Inspired by the magic of flight as a teenager, science and the mysteries of the universe has always been my passion. I started my research career jointly at KU Leuven and the University of Warwick pondering evolution scenarios of long-period subdwarf B binaries, a theoretically predicted, but at-the-time unobserved class of binary stars. Mining a 10-year long observation campaign led me to the discovery and characterization of the first system of its kind.
A keen interest in astrophysics and high-performance computing encouraged me towards a PhD in space plasma physics, focusing on the multi-scale interaction with bodies immersed in the plasma. Along this path I updated the fully parallel and implicit particle-in-cell code iPic3D for the analysis of spacecraft charging, engaged in a performance comparison study between CPU, GPU and MIC architectures and developed the first 3-D fully kinetic and electromagnetic simulations of the solar wind interaction with lunar magnetic anomalies. This work allowed me to unravel the ion and electron dynamics leading to the formation of mini-magnetospheres, an effort rewarded with a cover article in Physical Review Letters and a visiting scientist position at LATMOS/UVSQ.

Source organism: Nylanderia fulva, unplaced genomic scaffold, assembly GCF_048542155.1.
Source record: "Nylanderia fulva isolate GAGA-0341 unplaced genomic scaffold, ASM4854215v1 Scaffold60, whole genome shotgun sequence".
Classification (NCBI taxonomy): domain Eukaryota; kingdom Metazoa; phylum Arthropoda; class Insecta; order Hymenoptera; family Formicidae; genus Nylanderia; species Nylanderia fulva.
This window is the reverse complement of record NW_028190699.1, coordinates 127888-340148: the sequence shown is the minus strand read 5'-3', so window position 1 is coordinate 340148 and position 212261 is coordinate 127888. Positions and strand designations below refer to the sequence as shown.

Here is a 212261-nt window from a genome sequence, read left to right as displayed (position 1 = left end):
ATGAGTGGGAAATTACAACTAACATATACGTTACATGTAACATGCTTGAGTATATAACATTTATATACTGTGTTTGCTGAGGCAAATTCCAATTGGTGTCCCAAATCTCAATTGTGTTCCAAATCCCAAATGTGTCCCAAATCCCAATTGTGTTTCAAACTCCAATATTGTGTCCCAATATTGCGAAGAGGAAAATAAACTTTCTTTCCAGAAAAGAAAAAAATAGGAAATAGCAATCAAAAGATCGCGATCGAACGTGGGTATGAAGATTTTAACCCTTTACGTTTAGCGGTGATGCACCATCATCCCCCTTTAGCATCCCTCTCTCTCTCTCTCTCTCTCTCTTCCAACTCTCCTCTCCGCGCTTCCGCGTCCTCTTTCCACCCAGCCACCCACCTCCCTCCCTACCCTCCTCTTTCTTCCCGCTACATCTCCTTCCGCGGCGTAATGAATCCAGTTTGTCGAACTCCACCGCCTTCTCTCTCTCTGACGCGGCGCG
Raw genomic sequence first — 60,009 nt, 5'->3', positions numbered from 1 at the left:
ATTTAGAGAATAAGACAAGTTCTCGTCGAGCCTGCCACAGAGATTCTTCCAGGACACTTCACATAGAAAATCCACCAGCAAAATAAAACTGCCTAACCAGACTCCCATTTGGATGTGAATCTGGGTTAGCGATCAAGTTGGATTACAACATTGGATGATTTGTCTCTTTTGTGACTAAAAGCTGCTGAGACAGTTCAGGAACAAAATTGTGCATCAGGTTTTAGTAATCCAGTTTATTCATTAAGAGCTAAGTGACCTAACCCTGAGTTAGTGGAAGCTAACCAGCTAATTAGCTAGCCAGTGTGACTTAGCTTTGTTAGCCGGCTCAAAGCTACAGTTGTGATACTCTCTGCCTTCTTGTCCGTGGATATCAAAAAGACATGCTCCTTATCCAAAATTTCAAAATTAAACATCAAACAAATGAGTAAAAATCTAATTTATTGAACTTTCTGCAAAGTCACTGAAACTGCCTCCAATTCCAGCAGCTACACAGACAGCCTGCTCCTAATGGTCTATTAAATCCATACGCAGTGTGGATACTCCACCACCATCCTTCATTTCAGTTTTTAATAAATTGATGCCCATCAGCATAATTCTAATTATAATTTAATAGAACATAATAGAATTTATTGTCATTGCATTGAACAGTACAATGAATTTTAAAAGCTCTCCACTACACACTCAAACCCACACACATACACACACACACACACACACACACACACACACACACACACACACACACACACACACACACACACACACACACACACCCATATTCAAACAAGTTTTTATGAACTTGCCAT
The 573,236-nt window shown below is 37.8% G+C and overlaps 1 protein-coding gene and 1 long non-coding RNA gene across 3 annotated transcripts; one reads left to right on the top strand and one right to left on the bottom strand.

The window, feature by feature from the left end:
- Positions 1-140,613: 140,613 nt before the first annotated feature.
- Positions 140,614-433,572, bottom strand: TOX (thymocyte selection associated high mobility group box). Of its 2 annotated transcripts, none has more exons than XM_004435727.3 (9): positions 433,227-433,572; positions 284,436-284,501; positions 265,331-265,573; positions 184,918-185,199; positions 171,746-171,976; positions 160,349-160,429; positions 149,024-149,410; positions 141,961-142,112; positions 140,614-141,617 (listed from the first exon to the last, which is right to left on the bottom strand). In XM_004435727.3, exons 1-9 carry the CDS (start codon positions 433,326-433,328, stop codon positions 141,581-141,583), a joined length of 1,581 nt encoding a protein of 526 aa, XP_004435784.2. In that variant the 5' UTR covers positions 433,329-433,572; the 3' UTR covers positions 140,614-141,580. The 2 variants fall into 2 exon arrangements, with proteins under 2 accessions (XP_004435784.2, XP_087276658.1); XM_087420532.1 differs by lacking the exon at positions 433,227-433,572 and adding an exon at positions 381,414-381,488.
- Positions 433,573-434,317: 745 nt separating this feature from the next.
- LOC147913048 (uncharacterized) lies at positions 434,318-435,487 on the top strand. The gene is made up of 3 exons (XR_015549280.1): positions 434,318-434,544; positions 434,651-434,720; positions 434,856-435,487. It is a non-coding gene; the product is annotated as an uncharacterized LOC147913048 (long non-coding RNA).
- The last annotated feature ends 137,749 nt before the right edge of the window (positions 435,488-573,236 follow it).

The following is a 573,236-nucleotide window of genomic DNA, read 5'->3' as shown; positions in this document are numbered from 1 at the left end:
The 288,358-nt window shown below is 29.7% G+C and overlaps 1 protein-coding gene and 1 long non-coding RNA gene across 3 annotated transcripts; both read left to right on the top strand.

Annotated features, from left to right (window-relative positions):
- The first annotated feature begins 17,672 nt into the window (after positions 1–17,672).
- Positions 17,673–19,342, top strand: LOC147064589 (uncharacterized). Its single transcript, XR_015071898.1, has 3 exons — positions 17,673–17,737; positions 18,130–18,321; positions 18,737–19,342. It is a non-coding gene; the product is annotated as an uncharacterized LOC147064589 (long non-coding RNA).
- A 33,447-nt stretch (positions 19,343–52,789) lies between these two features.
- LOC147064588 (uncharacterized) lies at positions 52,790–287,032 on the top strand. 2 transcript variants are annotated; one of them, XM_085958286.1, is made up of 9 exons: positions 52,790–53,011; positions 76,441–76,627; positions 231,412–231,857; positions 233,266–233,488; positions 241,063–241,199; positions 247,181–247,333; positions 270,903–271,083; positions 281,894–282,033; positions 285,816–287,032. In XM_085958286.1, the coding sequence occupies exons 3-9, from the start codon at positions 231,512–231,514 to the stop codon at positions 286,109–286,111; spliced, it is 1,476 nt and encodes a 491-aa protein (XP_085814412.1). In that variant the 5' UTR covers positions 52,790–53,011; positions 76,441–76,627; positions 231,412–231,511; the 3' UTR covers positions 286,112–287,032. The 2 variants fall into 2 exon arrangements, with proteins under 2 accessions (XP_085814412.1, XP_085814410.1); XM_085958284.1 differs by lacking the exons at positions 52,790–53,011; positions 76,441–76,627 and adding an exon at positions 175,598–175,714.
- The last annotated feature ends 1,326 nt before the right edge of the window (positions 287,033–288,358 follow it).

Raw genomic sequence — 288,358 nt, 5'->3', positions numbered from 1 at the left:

Currently at the Laboratory for Atmospheric and Space Physics (CU Boulder), I am exploring plasma-surface interactions with airless and magnetized bodies in space and the laboratory. In addition, my collaborators and I are developing iPic3D simulations to disentangle for the first time the kinetic ion and electron dynamics of the solar wind interaction with outgassing comets, focusing on the Rosetta mission and comet 67P/Churyumov-Gerasimenko.
I enjoy teaching and supervising students. I am a passionate glider/GA pilot, hiker and skier. As a competition athlete (track and ultimate) I always look forward to new challenges ahead.